Spring Cleaning in December

via Flickr, Abraham Lincoln's Photography, Creative CommonsIt's times like these that make me want to clean up my internet and electronic life. When I say "times like these," I mean "times where I'm sitting in my parent's kitchen with my Christmas shopping done and nothing to do but watch standard definition cable or play on the high speed internet I made them finally install in 2008."

I've spent the last year or so trying to simplify my life. I started on Black Friday 2009 when I made a pledge to myself and Twitter that I was not going to buy any physical media for one year. No books on paper, no movies on plastic. I'd already gone all-digital with my music a few years ago so this shouldn't be an issue.

And, I actually (almost) did it! The only media I bought from Black Friday 2009 to Thanksgiving 2010 was a game for my Wii. No books, magazines, newspapers, movie discs or music discs. Of course, I went out on Black Friday this year and bought a couple Blu-Rays. You still can't (legally) download that kind of quality. But I made it a year, dammit!

This taught me that digital is actually happening, right now. DVDs will be around for a while, and books forever (hopefully), but I don't have a need for either anymore. Once games and hi-def can be easily downloaded, I'll do that too.

I spent a bunch of January and February ripping all my DVDs to a Drobo. (Thanks for your ineffectiveness, DMCA. You were beaten by free programs like Mac The Ripper and Handbrake.) All my plastic discs were put in envelopes and the cases banished. That cleared up a TON of room in my apartment. You don't realize how much space 400+ DVD cases occupy… Now, I have a couple dozen Blu-Ray discs and a networked Drobo that holds music and movies. I use a Mac Mini hooked to my TV to access it all and it works like a dream.

Speaking of that Mac Mini, I also purged my electronics drawer. Did I say drawer? I meant "drawer, closet, plastic bin from storage, and that giant Ikea bag full of extra cables that belong to stuff I don't own anymore." I used Gazelle to sell a bunch of stuff including: 2 old Dell laptops, an old iBook, and old MacBook Pro, a Dell Mini9 i Hackintoshed, 2 old iPhones, a Treo 700, a couple digital cameras, and a Flip. I got over $1200 for the lot, and cleaned up a bunch of space along the way. I also sold off a terribly frustrating Gateway Windows Tablet that I barely used on CraigsList. My Flip and cheap digital cameras were fully replaced by my iPhone 4, and I kept my Canon DSLR around for when I need a grown-up camera. I bought a Mac Mini and threw away that giant blue bag of tangle. It's been a few months, and I haven't needed any of those cables, so I think I'm good.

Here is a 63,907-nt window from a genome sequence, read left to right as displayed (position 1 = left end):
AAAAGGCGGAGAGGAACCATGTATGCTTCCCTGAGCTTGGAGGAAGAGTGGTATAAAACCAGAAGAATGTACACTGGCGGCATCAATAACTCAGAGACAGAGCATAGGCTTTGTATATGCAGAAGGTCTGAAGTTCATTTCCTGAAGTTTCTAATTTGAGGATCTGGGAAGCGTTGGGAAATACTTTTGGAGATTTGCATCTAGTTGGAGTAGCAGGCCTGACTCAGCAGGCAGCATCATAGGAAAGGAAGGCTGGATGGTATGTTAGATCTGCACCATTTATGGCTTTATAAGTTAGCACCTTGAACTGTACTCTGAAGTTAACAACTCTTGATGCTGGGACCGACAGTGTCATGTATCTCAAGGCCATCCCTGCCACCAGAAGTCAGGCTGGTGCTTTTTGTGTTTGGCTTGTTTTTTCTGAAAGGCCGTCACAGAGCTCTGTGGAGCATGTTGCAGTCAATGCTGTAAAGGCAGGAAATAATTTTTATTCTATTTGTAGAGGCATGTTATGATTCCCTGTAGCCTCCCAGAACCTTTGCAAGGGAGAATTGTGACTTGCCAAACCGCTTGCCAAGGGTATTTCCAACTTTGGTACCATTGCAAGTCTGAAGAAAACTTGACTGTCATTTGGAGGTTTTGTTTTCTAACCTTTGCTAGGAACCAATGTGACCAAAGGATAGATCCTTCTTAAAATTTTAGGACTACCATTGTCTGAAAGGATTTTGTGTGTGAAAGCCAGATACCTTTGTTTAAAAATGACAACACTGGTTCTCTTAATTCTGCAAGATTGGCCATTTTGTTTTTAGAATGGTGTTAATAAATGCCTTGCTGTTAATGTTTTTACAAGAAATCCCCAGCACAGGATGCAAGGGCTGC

I'm in the process of cleaning up the MacBook Pro now. I've been a big fan of Hazel for a while. It does a lot of file cleaning and moving that keeps things in order without you thinking of it. It's like Mac OSX's "Folder Actions," but WAY better. I have it set up to take any .dmg files from my download folder after 3 days and move them to a Software folder on the Drobo. I have it set to color applications in the Apps folder red if they haven't been opened in 6 months. I can then decide to uninstall them if I want. I have it set up to clear out my Podcast folder of any file older than 4 weeks. Today alone, it cleared up 22 GB on my drive. It's useful beyond words, and totally worth the $22. The best part is, it is a preference pane, not an app, so it's invisible.

I've also spent the morning going through my iTunes. It was a mess. But, after a couple hours with Doug's Applescripts for iTunes, it's all pretty and organized. There are scripts for deleting duplicates, merging audiobook tracks, consolidating genres, deleting orphan songs, finding tracks with missing tags or album art, and more. Take the time to do it, then learn the magic of Smart Playlists. I do not recommend, however, downloading the App Store Expense Monitor. It has shown me that I have blown about $600 in iPhone and iPad apps. Made me cry a little.

Now, it's on to my online life. I'm disabling my Google Buzz and Gowalla accounts. Twitter and Foursquare have won me over. I'm not deleting them, just disabling them. I may need them someday if we find out that Foursquare had a debaucherous night with a prostitute in a Manhattan hotel room, then proceeded to trash said hotel room and we all hate Foursquare for it. Foursquare is not as charming as Charlie Sheen.
I'm also updating my Google Profile, my Linked In profile, finally deciding between Flickr and SmugMug, deleting a bunch of Google Docs, possibly updating my Facebook profile if I can bring myself to play along with 500,000,000 other people, deciding between Posterous and Tumblr, and changing all my bank passwords to fluffyunicorn09 for fun.

People have asked my what my resolutions are this year. I don't make them. I think if something is important to you, just do it. Don't wait for an arbitrary date sometime in the future. Start now. If you want to eat healthier, tweet less, play more Call of Duty, start working on that really important project, or start collecting scraps of string so you can beat that pesky largest ball of twine in Minnesota, go for it. Do what you love and have fun in 2011!